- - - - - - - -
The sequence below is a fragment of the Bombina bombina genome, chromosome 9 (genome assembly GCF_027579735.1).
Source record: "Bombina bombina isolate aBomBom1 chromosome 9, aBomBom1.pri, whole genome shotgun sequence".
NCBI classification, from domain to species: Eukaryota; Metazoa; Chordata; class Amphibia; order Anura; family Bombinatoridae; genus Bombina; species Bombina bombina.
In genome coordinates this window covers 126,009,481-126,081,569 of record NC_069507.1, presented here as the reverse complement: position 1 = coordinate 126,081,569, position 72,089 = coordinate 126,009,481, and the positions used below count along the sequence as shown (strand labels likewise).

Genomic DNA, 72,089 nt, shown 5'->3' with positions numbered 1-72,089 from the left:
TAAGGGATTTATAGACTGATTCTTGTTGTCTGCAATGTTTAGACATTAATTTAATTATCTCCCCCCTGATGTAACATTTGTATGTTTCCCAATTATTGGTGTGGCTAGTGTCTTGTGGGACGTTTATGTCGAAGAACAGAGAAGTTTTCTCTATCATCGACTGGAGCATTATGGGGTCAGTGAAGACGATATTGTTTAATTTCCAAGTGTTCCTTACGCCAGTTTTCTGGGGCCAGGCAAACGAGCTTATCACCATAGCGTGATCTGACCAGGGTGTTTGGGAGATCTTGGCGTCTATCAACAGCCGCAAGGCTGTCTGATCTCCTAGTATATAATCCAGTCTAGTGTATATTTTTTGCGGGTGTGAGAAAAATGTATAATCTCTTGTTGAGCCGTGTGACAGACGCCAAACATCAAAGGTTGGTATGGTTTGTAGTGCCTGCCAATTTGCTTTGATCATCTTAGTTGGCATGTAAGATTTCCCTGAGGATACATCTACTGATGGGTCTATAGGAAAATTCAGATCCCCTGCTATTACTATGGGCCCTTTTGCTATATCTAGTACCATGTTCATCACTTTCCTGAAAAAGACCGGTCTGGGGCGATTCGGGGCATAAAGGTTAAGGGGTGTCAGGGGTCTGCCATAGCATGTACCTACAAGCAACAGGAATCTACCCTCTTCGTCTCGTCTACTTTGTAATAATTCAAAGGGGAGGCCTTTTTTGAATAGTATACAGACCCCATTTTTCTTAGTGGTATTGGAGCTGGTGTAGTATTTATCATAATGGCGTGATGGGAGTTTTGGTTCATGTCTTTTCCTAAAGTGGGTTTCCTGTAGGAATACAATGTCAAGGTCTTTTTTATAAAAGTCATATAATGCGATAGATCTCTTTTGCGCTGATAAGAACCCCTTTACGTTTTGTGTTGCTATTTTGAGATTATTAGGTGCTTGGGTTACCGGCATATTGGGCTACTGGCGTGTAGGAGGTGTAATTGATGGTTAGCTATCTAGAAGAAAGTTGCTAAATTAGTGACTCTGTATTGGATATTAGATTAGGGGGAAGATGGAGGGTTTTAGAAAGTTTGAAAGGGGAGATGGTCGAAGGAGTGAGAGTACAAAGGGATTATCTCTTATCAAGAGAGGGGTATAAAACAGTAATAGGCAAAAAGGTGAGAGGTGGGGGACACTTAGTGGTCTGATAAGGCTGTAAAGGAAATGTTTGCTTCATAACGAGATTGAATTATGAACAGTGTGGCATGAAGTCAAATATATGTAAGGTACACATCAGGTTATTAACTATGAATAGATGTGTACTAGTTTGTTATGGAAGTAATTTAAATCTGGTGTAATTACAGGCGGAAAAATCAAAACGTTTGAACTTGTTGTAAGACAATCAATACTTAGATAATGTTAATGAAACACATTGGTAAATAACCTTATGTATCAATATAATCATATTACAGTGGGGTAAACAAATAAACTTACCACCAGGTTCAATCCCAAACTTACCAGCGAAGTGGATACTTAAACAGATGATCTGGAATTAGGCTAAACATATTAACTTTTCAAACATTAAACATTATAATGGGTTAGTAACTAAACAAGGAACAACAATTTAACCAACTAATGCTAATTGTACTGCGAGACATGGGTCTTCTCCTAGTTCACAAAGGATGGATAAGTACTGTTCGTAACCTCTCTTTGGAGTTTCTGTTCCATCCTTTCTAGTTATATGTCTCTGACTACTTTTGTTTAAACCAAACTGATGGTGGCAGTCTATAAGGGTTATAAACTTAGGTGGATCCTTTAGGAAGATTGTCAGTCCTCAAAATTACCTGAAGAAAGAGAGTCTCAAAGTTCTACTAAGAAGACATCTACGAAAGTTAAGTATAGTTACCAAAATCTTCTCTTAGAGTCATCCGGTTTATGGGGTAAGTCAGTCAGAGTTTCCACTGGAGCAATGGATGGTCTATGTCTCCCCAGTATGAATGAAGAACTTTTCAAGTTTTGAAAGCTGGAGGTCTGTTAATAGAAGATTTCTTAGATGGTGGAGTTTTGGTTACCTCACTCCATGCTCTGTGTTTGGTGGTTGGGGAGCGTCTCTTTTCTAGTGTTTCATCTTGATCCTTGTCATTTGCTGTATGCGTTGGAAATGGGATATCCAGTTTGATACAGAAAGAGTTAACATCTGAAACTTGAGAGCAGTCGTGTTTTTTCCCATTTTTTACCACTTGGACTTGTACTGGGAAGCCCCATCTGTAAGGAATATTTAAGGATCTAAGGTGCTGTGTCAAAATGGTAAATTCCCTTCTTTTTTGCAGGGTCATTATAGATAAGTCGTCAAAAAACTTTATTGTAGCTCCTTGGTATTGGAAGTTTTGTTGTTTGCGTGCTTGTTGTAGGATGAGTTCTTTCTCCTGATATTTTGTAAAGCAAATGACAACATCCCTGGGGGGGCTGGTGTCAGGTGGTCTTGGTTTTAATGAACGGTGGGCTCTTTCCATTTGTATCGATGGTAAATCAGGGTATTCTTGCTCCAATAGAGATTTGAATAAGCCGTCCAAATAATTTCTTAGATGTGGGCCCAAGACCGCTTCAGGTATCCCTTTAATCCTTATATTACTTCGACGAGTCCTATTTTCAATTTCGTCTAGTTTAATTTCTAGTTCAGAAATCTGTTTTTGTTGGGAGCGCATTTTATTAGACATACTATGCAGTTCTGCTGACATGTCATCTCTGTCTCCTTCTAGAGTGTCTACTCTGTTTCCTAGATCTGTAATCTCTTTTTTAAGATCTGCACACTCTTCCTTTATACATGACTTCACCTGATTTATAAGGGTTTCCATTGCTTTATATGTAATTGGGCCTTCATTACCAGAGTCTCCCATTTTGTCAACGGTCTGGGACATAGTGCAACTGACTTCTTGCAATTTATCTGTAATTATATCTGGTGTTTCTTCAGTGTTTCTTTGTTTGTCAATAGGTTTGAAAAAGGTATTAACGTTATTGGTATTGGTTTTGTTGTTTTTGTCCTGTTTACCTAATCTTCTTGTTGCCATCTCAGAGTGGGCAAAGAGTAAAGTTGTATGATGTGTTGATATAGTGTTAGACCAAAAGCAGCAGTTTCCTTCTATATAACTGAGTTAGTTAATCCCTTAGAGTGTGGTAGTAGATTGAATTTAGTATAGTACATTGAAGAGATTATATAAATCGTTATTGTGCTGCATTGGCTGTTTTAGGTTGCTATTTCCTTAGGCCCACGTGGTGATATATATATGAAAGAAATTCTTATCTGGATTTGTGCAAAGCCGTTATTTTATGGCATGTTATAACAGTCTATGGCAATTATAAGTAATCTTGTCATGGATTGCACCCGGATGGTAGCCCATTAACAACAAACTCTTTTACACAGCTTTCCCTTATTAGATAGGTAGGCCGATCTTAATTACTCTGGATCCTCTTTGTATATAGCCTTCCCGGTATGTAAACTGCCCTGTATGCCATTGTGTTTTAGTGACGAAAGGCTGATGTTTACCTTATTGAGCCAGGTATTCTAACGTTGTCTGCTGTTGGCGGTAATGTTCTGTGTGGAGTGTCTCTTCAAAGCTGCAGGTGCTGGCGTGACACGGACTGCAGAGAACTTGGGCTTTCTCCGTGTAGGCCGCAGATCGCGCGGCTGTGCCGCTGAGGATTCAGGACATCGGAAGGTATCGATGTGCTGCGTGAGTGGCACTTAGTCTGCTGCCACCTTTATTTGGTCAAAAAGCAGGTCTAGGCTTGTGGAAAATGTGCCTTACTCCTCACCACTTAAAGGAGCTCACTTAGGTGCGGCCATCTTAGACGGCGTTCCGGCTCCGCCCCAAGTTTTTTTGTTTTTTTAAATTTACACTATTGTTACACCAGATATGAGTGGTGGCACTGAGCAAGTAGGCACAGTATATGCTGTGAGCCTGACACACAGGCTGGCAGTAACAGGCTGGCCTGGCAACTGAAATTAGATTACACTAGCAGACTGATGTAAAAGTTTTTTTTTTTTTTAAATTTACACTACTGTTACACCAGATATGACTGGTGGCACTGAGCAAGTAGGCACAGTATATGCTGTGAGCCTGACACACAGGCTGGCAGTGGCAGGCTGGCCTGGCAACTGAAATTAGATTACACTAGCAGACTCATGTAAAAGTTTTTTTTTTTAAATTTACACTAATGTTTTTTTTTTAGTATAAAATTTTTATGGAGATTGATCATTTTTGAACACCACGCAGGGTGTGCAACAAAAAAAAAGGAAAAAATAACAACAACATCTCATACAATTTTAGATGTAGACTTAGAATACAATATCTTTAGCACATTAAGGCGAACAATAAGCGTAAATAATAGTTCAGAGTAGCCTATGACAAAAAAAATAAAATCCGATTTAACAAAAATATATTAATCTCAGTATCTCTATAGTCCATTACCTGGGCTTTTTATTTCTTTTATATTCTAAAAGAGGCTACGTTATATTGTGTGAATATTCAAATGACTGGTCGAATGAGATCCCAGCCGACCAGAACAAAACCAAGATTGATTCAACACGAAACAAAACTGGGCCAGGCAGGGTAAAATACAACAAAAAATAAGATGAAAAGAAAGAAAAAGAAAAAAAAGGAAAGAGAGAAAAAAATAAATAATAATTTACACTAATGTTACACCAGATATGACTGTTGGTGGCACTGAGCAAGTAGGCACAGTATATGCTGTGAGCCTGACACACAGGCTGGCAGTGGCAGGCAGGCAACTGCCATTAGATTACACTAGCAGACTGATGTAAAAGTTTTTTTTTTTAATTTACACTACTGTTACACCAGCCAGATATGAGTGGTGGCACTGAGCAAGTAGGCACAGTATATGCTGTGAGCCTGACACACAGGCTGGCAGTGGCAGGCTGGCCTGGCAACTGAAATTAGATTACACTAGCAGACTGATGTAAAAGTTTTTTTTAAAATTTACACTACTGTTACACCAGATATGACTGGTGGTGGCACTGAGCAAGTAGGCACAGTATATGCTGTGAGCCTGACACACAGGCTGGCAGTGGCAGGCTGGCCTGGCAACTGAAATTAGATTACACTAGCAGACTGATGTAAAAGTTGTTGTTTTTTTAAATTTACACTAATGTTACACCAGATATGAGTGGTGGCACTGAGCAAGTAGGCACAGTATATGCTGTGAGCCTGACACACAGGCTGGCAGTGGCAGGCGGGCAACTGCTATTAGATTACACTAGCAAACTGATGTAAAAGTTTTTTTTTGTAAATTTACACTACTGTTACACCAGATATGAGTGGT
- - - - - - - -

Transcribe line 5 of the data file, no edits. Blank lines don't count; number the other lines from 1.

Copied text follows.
Genomic DNA, 72,089 nt, shown 5'->3' with positions numbered 1-72,089 from the left: